The Effects of Anti-Knowledge on Democracy

Mike Lofgren, former Republican Congressional staffer, has written an important article titled: The GOP and the Rise of Anti-Knowledge.

In the realm of physics, the opposite of matter is not nothingness, but antimatter. In the realm of practical epistemology, the opposite of knowledge is not ignorance but anti-knowledge. This seldom recognized fact is one of the prime forces behind the decay of political and civic culture in America.

Some common-sense philosophers have observed this point over the years. “Genuine ignorance is…profitable because it is likely to be accompanied by humility, curiosity, and open mindedness; whereas ability to repeat catch-phrases, cant terms, familiar propositions, gives the conceit of learning and coats the mind with varnish waterproof to new ideas,” observed psychologist John Dewey…

At present, however, a person can be blissfully ignorant of how to locate Kenya on a map, but know to a metaphysical certitude that Barack Obama was born there, because he learned it from Fox News. Likewise, he can be unable to differentiate a species from a phylum but be confident from viewing the 700 Club that evolution is “politically correct” hooey and that the earth is 6,000 years old…

This brings us inevitably to celebrity presidential candidate Ben Carson. The man is anti-knowledge incarnated, a walking compendium of every imbecility ever uttered during the last three decades.

Lofgren goes on to take Christian fundamentalists to task for the fact that the Republican Party is mired in anti-knowledge. While it’s true that the candidacy of Ben Carson draws heavily on his support from Christian fundamentalists, I’m not sure that he’s reached the source of the problem yet.

When I read this column I was reminded that a local conservative radio host used to refer to his own take on the world as “garage logic.” It was his way of poking at the “elites” who actually knew stuff and embracing what Stephen Colbert later called “truthiness.”

Recently Carson took a cutesy pot-shot at those elite professionals who actually know things by going on twitter to say, “It is important to remember that amateurs built the Ark and it was the professionals that built the Titanic.” One has to wonder whether Dr. Carson would suggest that amateurs take up the practice of pediatric neurosurgery – or if his particular brand of professionalism is simply exempt from this kind of derision.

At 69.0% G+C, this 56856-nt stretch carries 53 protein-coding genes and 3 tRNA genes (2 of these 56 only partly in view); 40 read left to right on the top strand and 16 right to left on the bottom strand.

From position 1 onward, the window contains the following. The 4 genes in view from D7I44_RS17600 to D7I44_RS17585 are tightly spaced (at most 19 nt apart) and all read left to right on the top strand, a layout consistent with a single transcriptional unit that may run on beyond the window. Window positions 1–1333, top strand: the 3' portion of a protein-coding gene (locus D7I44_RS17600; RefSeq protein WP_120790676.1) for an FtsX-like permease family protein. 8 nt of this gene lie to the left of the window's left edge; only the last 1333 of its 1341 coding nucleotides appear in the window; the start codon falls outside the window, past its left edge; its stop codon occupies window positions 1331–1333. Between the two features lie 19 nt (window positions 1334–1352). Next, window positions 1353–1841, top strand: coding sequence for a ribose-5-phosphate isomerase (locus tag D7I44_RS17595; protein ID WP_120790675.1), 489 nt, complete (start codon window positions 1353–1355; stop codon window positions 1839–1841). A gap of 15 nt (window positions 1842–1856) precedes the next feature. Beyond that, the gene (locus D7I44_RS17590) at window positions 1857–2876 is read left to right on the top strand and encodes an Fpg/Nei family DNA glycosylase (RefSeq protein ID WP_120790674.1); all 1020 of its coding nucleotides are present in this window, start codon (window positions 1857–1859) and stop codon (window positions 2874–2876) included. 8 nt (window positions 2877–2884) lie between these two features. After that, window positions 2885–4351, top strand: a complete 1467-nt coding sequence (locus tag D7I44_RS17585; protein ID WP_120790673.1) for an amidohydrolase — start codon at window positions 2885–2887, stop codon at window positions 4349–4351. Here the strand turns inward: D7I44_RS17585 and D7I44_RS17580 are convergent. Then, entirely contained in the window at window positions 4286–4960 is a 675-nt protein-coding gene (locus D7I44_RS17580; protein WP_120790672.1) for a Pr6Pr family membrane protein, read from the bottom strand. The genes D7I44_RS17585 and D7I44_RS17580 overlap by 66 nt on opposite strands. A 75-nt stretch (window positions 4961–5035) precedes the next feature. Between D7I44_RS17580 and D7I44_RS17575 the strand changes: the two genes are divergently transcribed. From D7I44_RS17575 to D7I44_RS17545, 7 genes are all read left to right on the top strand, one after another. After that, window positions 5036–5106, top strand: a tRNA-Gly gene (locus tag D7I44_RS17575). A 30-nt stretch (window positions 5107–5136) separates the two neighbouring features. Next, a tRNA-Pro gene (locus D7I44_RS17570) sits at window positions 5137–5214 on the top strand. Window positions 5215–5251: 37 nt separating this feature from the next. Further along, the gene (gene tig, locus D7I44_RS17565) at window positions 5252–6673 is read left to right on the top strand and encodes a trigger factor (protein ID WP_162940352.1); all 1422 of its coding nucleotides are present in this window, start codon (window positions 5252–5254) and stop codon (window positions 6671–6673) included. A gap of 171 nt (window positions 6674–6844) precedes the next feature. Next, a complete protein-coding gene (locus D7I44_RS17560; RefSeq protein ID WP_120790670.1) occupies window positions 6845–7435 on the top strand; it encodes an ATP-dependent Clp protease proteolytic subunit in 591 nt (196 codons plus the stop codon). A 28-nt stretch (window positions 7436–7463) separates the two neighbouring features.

What that radio host and Dr. Carson are espousing (and Colbert was mocking) is the tendency of conservative media to attract viewers/listeners by appealing to their feelings about what must be true rather than the facts. When facts intrude on our “garage logic” it makes us uncomfortable because it creates what we call cognitive dissonance. We are comforted by the alternative of simply blaming the elites and rejecting the facts.

That’s why I’d suggest that the root cause of an attraction to anti-knowledge was the creation of Fox News. What Murdoch managed to do with that network was to pose the proposition that facts were merely the liberal media at work. So on one side of the “debate” you have the conservative garage logic and on the other you have liberal facts. The rest of the media – in an attempt to prove they weren’t liberal – accepted this frame, giving credence to anti-knowledge as a legitimate position. That traps us into things like having to argue over whether the science of human’s contribution to climate change is real because denialism is given credence as the opposing conservative view.

Interestingly enough, this legitimization of conservative anti-knowledge has also had a corrosive effect on liberals. It has stripped the dialogue between liberals and conservatives of their legitimate differences and leaves us only arguing against nonsense. Liberals can be self-righteous in our positions and eschew what the Dewey quote above embraced about humility, curiosity and open-mindedness.

This is why Marilynne Robinson’s concern about the danger this dynamic poses to our democracy rings so true.

I think that you can look around society and see that basically people do the right thing. But when people begin to make these conspiracy theories and so on, that make it seem as if what is apparently good is in fact sinister, they never accept the argument that is made for a position that they don’t agree with—you know?…because [of] the idea of the “sinister other.” And I mean, that’s bad under all circumstances. But when it’s brought home, when it becomes part of our own political conversation about ourselves, I think that that really is about as dangerous a development as there could be in terms of whether we continue to be a democracy.

It is important to recognize the effect an embrace of anti-knowledge has had on our political discourse. But shutting down curiosity and an open mind are too high a price to pay in response. That is a sure-fire route to inertia – which is anathema to liberalism.

Nancy LeTourneau

Nancy LeTourneau is a contributing writer for the Washington Monthly.